Wednesday, October 31, 2012

5-Piece Cartoon Dinner (10/31/2012): Tron: Uprising, Motorcity, Kaijudo, Ultimate Spider-Man and Regular Show

Mayhem Night: That's that Emilio Estevez movie where the soundtrack was full of collabos between rappers and '90s indie rock bands and was way more popular than the movie itself, right?
Motorcity, Michigan's hottest Halloween costume of 2162 is the Slutty Eco-Terrorist.
Every Wednesday in "5-Piece Cartoon Dinner," I dine on five of the week's most noteworthy animated cable shows that are found outside my Adult Swim comfort zone. The episodes are reviewed in the order of when they first aired.

One of Batman: The Animated Series' best episodes was the emotional "Robin's Reckoning" two-parter. It used Robin's origin story to delve into why Batman adheres to a code of never killing criminals (unless he's directed and partially written by Tim Burton) and to present a great dramatic dilemma: should such a code be broken when the man who ruined your life resurfaces to ruin more lives?

The two-part "Scars" episode is the Tron: Uprising equivalent of "Robin's Reckoning," except instead of Batman attempting to stop Robin from killing the gangster who murdered his family, it's Beck who's trying to keep his mentor Tron from going too far in his pursuit of Dyson (John Glover), the turncoat soldier who Tron vaguely referred to in "Identity" as the reason for his trust issues (I originally thought the former ally Tron was referring to in that episode was Clu, who makes his first series appearance here since the premiere episode and is voiced by Fred Tatasciore instead of Jeff Bridges). And instead of a compelling protagonist like the B:TAS reimagining of Batman, "Scars" is stuck with the less compelling Beck, whose dullness as a hero sheds light on the fundamental problem with the Tron franchise: so many of its characters, who are nothing more than pixels in a hard drive, are about as deep as, well, pixels in a hard drive.

'I don't get this Real Housewives of Argon City crap.'
(Photo source: What.Jane.Says)
However, Tron: Uprising has been making an effort to bring depth to the character who was previously the dullest element of the franchise: Tron himself. Most of the fun of part 1 of "Scars" comes from watching this previously noble hero lose his cool and badly hide how mentally and physically damaged he has been from both Dyson's betrayal and Clu's maiming of him. At the end of part 1, the mentor, who assaults his own protégé to keep him from getting in the way of his plan to derezz Dyson, has become the loose cannon, and the protégé is now the level-headed one. Will this character switch help to make Beck more interesting or will he continue to be such a colorless bore?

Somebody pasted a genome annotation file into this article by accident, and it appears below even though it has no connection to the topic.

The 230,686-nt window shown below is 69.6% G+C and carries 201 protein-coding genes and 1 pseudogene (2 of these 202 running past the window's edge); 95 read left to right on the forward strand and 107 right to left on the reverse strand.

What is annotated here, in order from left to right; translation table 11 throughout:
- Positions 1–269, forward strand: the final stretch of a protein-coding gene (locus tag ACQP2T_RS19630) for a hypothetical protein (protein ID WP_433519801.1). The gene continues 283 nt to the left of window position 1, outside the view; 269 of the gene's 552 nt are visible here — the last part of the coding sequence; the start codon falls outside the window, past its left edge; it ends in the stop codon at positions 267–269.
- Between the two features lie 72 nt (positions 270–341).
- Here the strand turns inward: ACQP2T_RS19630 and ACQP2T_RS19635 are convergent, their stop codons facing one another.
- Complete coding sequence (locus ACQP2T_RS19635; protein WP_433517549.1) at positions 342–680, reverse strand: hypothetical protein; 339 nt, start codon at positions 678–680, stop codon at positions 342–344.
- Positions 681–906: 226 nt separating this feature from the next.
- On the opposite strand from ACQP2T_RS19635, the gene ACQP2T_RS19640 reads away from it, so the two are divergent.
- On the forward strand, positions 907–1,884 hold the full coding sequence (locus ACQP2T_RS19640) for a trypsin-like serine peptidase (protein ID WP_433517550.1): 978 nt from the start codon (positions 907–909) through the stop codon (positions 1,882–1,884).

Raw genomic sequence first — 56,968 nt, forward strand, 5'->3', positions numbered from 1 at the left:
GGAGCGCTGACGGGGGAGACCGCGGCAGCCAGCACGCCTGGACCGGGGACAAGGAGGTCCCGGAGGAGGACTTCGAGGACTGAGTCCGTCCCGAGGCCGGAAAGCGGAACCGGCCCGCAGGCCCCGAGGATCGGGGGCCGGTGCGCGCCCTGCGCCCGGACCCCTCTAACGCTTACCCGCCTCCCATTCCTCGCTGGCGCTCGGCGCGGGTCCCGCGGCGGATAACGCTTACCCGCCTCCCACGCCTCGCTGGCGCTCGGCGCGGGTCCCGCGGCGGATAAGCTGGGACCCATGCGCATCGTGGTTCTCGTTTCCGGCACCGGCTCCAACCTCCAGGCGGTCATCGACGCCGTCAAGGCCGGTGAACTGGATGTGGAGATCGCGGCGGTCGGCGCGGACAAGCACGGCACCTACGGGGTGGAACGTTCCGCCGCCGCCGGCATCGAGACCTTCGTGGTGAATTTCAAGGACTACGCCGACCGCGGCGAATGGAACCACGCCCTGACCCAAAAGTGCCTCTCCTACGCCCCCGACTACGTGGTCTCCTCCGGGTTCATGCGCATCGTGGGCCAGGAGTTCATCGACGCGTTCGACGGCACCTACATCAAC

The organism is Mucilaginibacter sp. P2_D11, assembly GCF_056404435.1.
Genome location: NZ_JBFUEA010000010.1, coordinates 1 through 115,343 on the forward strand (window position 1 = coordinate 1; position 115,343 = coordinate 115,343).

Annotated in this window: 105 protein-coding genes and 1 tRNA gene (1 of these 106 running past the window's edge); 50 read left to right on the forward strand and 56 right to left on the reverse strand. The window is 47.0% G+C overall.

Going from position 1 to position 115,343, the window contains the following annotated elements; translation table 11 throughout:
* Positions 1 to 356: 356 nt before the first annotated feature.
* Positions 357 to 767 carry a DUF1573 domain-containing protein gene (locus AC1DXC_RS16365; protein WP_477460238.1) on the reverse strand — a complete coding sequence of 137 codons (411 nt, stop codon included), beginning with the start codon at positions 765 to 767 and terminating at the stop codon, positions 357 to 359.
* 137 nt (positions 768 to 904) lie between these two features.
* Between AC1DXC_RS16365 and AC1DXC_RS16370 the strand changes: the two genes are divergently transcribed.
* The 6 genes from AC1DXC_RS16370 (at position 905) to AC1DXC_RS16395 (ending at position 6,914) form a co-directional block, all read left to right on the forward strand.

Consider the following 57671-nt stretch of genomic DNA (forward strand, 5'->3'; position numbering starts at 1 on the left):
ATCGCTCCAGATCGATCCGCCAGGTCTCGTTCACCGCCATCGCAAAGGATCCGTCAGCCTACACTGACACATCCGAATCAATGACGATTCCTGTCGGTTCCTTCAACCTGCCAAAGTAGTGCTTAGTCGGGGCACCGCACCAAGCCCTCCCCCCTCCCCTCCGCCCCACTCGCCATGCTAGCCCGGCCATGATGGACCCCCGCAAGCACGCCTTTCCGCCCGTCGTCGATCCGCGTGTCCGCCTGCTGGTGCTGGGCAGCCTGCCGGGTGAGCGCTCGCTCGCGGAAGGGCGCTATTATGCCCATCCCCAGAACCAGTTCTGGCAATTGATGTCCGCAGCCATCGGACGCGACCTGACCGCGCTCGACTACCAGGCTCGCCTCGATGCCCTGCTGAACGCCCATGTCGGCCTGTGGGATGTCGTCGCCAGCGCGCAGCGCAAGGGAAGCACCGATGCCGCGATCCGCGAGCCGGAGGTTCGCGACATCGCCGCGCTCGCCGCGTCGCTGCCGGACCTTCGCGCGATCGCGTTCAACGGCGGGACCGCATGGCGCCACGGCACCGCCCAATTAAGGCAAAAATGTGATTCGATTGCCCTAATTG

This has been an insane week of news: Hurricane Sandy, the election, the San Francisco Giants' World Series win and now another Bay Area-based shocker, the Disney/Lucasfilm merger, a surprise wedding in the entertainment industry that came out of nowhere, like the surprise nuptials of Justin Timberlake and Jessica Biel. We all knew JT and JB were going to get hitched someday, but not this quickly. The same goes for Disney and Lucasfilm. For a long time, George Lucas has positioned himself as a Walt Disney for the 21st century, so his ties with Disney ever since the Star Tours rides aren't surprising. But his decision to suddenly cede control to Disney is unexpected. Or was it hinted at as early as last January?

"I'm retiring," said Lucas to the New York Times in a profile that the paper published shortly before the Black History Month release of what the profile described as Lucas' final film project, Red Tails, which he produced but didn't direct. "I'm moving away from the business, from the company, from all this kind of stuff."

In another surprise move, Lucas is also ceding control of the Star Wars film franchise to "a new generation of filmmakers" and Disney, which will release the next three Star Wars films. Whether it's the current Clone Wars animated series (which I don't watch, even though it's well-animated and it has been better received than the much-maligned live-action prequels, because--except for that Chewbacca guest shot that I really enjoyed last year--it focuses on the prequel characters, who are hardly as interesting to me as Han, Leia, Lando and Luke) or 1988's Willow, Lucasfilm will not rest until it recaptures the magic of the first three Star Wars films.

'You call this shit a haunted house? I've seen Botox injection instructional videos that were scarier!'
(Photo source: MotorCity Disney XD Wiki)
To me, the next Star Wars--or rather, the closest someone has gotten to channeling the spirit of the Han/Leia/Lando/Luke era of that franchise--is actually a little-known animated series that Lucasfilm's future new owner introduced on iTunes and cable a few months ago. Like the original Star Wars trilogy, Disney XD's dazzling Motorcity is about a plucky band of freedom fighters who battle an evil empire, and it stars Mark Hamill, who plays the Darth Vader figure here--a corporate bully who dresses like a douchey gym manager--instead of one of the heroes. (In another link between Motorcity and Star Wars, one of Motorcity's most frequent writers is Clone Wars scribe George Krstic.)

The show has always felt more like a Lucasfilm joint than a Disney production, from the dizzying action sequences, which are like a post-apocalyptic, instrumental metal-scored and earthbound variation on Star Wars' dogfights in space, to the fetish for fast rides that's reminiscent of Lucas' fetish for hot rods and muscle cars in American Graffiti and both Star Wars trilogies. Even both the hot dog stand run by Jacob (Brian Doyle-Murray), the show's resident health food nut, and Antonio's, the pizzeria where the Burners frequently hang out, bring back memories of Mel's Drive-In from American Graffiti. But there's none of the ponderousness (or woodenly delivered dialogue) that marred the live-action Star Wars prequels.

Antonio's: The one place in Motorcity where the Burners are safe from Jacob's health food dishes.